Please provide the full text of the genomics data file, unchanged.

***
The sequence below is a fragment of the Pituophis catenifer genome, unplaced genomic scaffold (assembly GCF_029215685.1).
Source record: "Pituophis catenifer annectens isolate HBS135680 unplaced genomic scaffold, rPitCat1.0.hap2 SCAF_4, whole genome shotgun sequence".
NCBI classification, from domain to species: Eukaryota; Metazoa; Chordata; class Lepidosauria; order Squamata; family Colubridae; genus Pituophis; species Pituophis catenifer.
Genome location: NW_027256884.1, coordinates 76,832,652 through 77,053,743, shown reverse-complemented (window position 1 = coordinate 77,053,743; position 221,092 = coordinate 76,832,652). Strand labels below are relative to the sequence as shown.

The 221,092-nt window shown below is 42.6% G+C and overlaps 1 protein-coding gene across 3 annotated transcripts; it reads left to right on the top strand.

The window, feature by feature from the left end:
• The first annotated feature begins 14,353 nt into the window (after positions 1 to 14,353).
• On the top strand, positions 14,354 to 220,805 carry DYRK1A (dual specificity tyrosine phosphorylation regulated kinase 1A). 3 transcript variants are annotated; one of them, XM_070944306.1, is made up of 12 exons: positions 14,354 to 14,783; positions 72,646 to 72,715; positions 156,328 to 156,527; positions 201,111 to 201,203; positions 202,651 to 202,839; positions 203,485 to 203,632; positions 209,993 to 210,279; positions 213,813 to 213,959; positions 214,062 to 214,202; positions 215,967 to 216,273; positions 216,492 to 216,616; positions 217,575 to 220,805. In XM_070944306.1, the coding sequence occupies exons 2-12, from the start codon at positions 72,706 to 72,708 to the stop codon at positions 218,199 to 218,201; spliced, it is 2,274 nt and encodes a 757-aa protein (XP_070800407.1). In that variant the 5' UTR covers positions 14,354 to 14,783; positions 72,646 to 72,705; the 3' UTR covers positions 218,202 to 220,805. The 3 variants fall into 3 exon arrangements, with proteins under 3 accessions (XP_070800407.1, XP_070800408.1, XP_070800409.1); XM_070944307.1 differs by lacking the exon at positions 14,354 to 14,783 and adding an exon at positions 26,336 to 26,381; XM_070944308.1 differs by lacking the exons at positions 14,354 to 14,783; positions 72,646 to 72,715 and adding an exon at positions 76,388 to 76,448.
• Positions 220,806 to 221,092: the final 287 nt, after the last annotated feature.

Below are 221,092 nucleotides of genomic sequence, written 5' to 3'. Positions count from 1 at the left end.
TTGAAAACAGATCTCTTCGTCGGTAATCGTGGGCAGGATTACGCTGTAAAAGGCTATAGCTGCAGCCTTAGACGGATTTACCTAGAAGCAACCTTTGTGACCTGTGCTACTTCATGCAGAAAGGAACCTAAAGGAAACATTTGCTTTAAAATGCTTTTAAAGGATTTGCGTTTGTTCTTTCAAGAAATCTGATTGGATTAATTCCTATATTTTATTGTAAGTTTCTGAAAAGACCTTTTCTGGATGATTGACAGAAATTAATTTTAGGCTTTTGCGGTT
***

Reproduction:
The sequence below is a fragment of the Pituophis catenifer genome, unplaced genomic scaffold (assembly GCF_029215685.1).
Source record: "Pituophis catenifer annectens isolate HBS135680 unplaced genomic scaffold, rPitCat1.0.hap2 SCAF_4, whole genome shotgun sequence".
NCBI classification, from domain to species: Eukaryota; Metazoa; Chordata; class Lepidosauria; order Squamata; family Colubridae; genus Pituophis; species Pituophis catenifer.
Genome location: NW_027256884.1, coordinates 76,832,652 through 77,053,743, shown reverse-complemented (window position 1 = coordinate 77,053,743; position 221,092 = coordinate 76,832,652). Strand labels below are relative to the sequence as shown.

The 221,092-nt window shown below is 42.6% G+C and overlaps 1 protein-coding gene across 3 annotated transcripts; it reads left to right on the top strand.

The window, feature by feature from the left end:
• The first annotated feature begins 14,353 nt into the window (after positions 1 to 14,353).
• On the top strand, positions 14,354 to 220,805 carry DYRK1A (dual specificity tyrosine phosphorylation regulated kinase 1A). 3 transcript variants are annotated; one of them, XM_070944306.1, is made up of 12 exons: positions 14,354 to 14,783; positions 72,646 to 72,715; positions 156,328 to 156,527; positions 201,111 to 201,203; positions 202,651 to 202,839; positions 203,485 to 203,632; positions 209,993 to 210,279; positions 213,813 to 213,959; positions 214,062 to 214,202; positions 215,967 to 216,273; positions 216,492 to 216,616; positions 217,575 to 220,805. In XM_070944306.1, the coding sequence occupies exons 2-12, from the start codon at positions 72,706 to 72,708 to the stop codon at positions 218,199 to 218,201; spliced, it is 2,274 nt and encodes a 757-aa protein (XP_070800407.1). In that variant the 5' UTR covers positions 14,354 to 14,783; positions 72,646 to 72,705; the 3' UTR covers positions 218,202 to 220,805. The 3 variants fall into 3 exon arrangements, with proteins under 3 accessions (XP_070800407.1, XP_070800408.1, XP_070800409.1); XM_070944307.1 differs by lacking the exon at positions 14,354 to 14,783 and adding an exon at positions 26,336 to 26,381; XM_070944308.1 differs by lacking the exons at positions 14,354 to 14,783; positions 72,646 to 72,715 and adding an exon at positions 76,388 to 76,448.
• Positions 220,806 to 221,092: the final 287 nt, after the last annotated feature.

Below are 221,092 nucleotides of genomic sequence, written 5' to 3'. Positions count from 1 at the left end.
TTGAAAACAGATCTCTTCGTCGGTAATCGTGGGCAGGATTACGCTGTAAAAGGCTATAGCTGCAGCCTTAGACGGATTTACCTAGAAGCAACCTTTGTGACCTGTGCTACTTCATGCAGAAAGGAACCTAAAGGAAACATTTGCTTTAAAATGCTTTTAAAGGATTTGCGTTTGTTCTTTCAAGAAATCTGATTGGATTAATTCCTATATTTTATTGTAAGTTTCTGAAAAGACCTTTTCTGGATGATTGACAGAAATTAATTTTAGGCTTTTGCGGTT